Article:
David Shifrin joined the faculty at the Yale School of Music in 1987 and was appointed Artistic Director of the Chamber Music Society of Yale and Yale’s annual concert series at Carnegie Hall in September 2008. He has also served on the faculties of The Juilliard School, University of Southern California, University of Michigan, Cleveland Institute of Music and the University of Hawaii. In 2007 he was awarded an honorary professorship at China’s Central Conservatory in Beijing.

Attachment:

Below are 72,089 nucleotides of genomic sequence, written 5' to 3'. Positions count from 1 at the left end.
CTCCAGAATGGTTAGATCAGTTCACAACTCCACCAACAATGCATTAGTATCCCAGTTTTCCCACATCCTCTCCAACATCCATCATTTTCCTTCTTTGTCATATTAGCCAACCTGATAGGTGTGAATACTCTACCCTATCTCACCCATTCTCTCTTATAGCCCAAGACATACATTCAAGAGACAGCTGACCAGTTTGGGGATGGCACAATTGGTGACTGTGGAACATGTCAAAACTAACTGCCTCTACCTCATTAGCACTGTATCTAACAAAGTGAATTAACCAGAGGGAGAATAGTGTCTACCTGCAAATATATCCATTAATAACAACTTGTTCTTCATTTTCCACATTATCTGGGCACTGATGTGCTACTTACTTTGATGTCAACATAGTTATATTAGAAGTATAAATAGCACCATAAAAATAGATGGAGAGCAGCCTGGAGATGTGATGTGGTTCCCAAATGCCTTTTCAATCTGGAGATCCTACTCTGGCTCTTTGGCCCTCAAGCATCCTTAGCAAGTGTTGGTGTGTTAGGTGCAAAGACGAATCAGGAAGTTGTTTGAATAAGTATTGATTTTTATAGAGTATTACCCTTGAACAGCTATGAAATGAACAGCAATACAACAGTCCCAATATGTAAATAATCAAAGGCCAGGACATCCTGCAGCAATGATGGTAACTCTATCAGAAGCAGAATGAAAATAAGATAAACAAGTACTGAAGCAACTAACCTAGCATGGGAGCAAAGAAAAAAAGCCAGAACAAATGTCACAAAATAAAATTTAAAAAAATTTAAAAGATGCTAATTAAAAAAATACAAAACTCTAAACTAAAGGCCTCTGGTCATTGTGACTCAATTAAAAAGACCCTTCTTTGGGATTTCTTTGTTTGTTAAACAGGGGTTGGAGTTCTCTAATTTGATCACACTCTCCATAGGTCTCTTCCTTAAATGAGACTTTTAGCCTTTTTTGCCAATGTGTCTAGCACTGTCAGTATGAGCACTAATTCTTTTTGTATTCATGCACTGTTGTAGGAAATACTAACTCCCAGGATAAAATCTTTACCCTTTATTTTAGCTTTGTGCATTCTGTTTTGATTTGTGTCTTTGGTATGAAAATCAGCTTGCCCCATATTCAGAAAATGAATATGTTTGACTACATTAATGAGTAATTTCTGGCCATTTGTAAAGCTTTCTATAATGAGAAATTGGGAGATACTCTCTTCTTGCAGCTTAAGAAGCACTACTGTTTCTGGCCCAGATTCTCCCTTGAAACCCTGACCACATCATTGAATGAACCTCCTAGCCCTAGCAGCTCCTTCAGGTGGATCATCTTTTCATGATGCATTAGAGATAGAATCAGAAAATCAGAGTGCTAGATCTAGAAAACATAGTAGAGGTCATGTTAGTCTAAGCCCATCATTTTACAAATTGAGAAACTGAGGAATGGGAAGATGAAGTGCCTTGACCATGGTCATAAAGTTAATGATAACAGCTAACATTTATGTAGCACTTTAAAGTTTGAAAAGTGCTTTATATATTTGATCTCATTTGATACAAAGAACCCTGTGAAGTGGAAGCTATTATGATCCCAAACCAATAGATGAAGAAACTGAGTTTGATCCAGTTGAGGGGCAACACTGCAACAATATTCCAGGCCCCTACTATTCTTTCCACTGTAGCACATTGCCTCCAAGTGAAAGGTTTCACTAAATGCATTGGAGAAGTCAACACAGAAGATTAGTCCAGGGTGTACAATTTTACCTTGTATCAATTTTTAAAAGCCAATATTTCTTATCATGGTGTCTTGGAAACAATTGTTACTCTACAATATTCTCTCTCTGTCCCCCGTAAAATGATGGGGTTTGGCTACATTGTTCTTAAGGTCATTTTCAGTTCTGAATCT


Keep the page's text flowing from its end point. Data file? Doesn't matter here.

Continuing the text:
Mr. Shifrin’s recordings on Delos, DGG, Angel/EMI, Arabesque, BMG, SONY, and CRI have consistently garnered praise and awards. He has received three Grammy nominations – for a collaborative recording with the Chamber Music Society of Lincoln Center of the collected chamber music of Claude Debussy (Delos), the Copland Clarinet Concerto (Angel/EMI) and Ravel’s Introduction and Allegro with Nancy Allen, Ransom Wilson, and the Tokyo String Quartet (Angel/EMI). His recording of the Mozart Clarinet Concerto with the Mostly Mozart Festival Orchestra, performed in its original version on a specially built basset clarinet, was named Record of the Year by Stereo Review. His latest recording, Shifrin Plays Schifrin (Aleph Records), is a collection of clarinet works by composer/conductor Lalo Schifrin. Both the recording of the Copland Clarinet Concerto and a 2008 recording of Leonard Bernstein’s Clarinet Sonata with pianist Anne-Marie McDermott have been released on iTunes via Angel/EMI and Deutsche Grammophon.